I've noticed what appeared to be a weekly car show by the local mini golf. The other night I stopped by with my camera and loved taking pictures of the vehicles there. Old cars have the best lines. It makes me think that the designers must have had a ton of fun coming up with the designs.
Typically I have my fishing game pretty tight for the fishing I mostly engage in, trout and carp. That doesn't mean I have off days but this year I have two off months. On the water I've been sloppy and inaccurate with my casts, either too fast or slow with my hook sets and generally out of sync with the demands needed to connect with fish. Generally it's been an ugly funk whenever I've been on the water.
Given the warm temps, carp was on the menu and the opportunity to tighten up my game presented itself. On the water I focused on moving slowly and quietly, moving into position carefully and crucially making the first cast the right cast . I found that too much fly movement spooked the carp so little or no fly movement was the key. What unfolded was a magical two hours of only messing up two fish, one to lining and one to hooking a stick near the fish. All the others were spot on presentations and hook sets. In my journey on water I saw tons of Killdeer, a water snake hunting in the shallows, three or so dozen Cedar Waxwings working the bugs over a riffle, an Osprey, an immature Bald Eagle, a Red Tailed Hawk, plus Eastern Kingbirds, Crows and the typical assortment of resident birds. Then came the thunderstorms and bad light that ended the magical afternoon of redemption.
I got out for a couple of hours in the glorious late afternoon light. The sky and light were constantly changing due to the storms moving through the area. Got to visit some of the areas I love to see and witnessed some magic in the air and on the ground.
Spey Nation took place on the 25th of June. Here are some of the images that I like best from the days events.
Nick Conklin explaining variations in tackle.
Nick touting the benefits of rod socks for ease of travel between spots on the river.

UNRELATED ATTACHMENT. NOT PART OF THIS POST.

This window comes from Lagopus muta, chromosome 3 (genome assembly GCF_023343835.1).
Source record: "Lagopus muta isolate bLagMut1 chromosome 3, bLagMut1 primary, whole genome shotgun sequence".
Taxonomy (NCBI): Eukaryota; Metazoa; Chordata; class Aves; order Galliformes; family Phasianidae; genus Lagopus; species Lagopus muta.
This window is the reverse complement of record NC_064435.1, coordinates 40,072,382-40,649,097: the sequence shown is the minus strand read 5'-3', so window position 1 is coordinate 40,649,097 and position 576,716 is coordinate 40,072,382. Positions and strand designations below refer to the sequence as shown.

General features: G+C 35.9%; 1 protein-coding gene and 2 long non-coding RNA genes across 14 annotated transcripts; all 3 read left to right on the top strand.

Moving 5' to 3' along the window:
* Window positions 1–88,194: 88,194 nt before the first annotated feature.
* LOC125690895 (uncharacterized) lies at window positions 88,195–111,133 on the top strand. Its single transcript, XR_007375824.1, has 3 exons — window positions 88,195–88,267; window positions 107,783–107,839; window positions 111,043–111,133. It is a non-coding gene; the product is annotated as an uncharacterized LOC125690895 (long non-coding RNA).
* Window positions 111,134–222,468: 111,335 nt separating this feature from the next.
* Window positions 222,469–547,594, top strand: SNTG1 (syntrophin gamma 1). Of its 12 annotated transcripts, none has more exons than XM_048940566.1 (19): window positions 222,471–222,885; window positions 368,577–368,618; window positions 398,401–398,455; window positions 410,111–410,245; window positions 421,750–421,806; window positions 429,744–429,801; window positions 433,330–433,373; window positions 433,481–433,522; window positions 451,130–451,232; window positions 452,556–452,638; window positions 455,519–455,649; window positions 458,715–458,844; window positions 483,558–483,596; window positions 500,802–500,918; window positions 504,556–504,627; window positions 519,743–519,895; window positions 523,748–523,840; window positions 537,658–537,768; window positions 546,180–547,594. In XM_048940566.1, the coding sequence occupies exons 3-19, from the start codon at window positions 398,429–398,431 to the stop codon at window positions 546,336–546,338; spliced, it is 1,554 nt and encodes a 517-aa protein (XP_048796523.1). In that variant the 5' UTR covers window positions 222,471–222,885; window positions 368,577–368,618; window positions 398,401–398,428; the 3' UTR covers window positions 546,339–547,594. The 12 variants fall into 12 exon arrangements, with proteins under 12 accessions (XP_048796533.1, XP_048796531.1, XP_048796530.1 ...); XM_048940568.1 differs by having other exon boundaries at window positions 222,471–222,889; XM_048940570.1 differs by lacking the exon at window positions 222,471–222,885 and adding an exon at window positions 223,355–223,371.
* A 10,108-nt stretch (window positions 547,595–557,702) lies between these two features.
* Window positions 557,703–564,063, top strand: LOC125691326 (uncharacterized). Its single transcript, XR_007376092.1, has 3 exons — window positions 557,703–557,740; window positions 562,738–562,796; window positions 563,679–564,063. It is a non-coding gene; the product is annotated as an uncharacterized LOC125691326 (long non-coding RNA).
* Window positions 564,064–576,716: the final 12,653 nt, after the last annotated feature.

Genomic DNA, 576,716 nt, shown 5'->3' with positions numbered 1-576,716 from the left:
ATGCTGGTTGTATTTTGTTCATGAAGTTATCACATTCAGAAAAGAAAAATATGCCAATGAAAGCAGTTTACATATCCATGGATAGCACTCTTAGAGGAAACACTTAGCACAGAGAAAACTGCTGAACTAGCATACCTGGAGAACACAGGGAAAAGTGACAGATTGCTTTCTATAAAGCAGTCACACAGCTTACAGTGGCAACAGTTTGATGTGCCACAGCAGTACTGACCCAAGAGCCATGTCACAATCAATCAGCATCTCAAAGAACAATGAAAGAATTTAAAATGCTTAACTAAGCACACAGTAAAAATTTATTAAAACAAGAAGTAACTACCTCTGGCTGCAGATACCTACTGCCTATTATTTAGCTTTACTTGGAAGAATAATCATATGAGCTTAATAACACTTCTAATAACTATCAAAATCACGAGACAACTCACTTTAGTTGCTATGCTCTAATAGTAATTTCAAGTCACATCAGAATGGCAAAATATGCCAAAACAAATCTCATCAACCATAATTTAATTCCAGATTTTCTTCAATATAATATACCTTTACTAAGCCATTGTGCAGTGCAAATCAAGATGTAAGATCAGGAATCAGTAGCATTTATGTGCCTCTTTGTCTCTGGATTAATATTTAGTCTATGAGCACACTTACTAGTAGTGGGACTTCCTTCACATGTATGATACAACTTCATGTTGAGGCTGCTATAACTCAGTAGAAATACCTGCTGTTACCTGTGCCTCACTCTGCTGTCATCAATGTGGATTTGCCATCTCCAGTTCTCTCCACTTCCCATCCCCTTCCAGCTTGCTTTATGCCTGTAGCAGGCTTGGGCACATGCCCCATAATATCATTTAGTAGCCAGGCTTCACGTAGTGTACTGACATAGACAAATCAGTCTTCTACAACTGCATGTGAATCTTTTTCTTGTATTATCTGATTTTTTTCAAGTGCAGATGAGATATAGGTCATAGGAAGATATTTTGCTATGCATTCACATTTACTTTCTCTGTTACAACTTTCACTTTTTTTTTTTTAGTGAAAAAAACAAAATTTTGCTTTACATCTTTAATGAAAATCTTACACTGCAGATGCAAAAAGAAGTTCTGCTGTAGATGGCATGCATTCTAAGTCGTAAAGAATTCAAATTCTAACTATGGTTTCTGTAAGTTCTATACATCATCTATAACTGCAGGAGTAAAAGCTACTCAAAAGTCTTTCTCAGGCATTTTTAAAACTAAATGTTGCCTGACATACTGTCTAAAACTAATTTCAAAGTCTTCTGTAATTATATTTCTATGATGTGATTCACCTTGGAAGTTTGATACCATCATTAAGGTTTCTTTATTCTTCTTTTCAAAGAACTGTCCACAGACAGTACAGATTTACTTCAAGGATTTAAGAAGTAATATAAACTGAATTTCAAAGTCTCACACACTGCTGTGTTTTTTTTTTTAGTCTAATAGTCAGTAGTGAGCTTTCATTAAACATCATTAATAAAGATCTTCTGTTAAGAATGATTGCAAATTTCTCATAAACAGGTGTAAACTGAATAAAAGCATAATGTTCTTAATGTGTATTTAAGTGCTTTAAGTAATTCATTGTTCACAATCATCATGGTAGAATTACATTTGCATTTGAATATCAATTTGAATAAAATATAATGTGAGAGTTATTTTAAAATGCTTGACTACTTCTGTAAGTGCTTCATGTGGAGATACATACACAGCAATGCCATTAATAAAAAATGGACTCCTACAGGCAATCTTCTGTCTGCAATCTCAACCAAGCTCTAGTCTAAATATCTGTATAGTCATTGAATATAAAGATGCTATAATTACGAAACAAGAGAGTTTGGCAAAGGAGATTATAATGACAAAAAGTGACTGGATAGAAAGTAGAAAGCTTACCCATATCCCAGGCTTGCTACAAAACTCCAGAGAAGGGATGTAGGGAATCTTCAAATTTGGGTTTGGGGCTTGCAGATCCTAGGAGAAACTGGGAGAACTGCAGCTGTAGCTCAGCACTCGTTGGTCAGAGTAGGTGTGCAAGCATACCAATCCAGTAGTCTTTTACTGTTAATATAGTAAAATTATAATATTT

Folks chatting between presentations.
Chris O'Donnell espousing the benefits of a light grip whenever one holds a two handed rod as it frees up one's range of motion.
Chris holding court on the bank.
Travis Johnson gave a talk on advanced casting.
Travis told the secret of how he got to be such a good caster. He learned the single and double spey, the snake roll and snap T from river left, left and right handed. Then learned them cack-handed. then mastered them all while facing the bank casting off his backcast. He then mastered all the casts on river right forwards backwards, right and left handed, regular grasp and cackhanded. Anyone who puts in the time to learn all those variations will be an outstanding caster.
Nick Pionessa spoke about how to present the fly in various situations. His points about positioning him self as the caster above slots was particularly good.
Nick casting under the trees to set up his presentation well downstream.
Various folks working on their strokes
Andrew Moy proves the show must go on no matter what happens.
Andrew always stresses on the importance of having constant contact with the line and smooth acceleration during ones casting.
The raffle table.
Can't wait till next year, the tenth anniversary of Spey Nation.
Every year my family go and spend some time by the shore. It's been a great tradition for a good number of years.
Got to see, fish from the bow and pole my friend Mark's new skiff.
Success was had for both of us. I blew my fair share of opportunities,
but did land my first sight fished striper, such a fun way to fish.
I'll take one of those over 10 blind casted.
Open vistas, the smell of salt and constant wind are a few of the things that come to mind when I think of the coast.
Out for an evening stroll and saw this. Couldn't quiet pass the marshmallow sky up.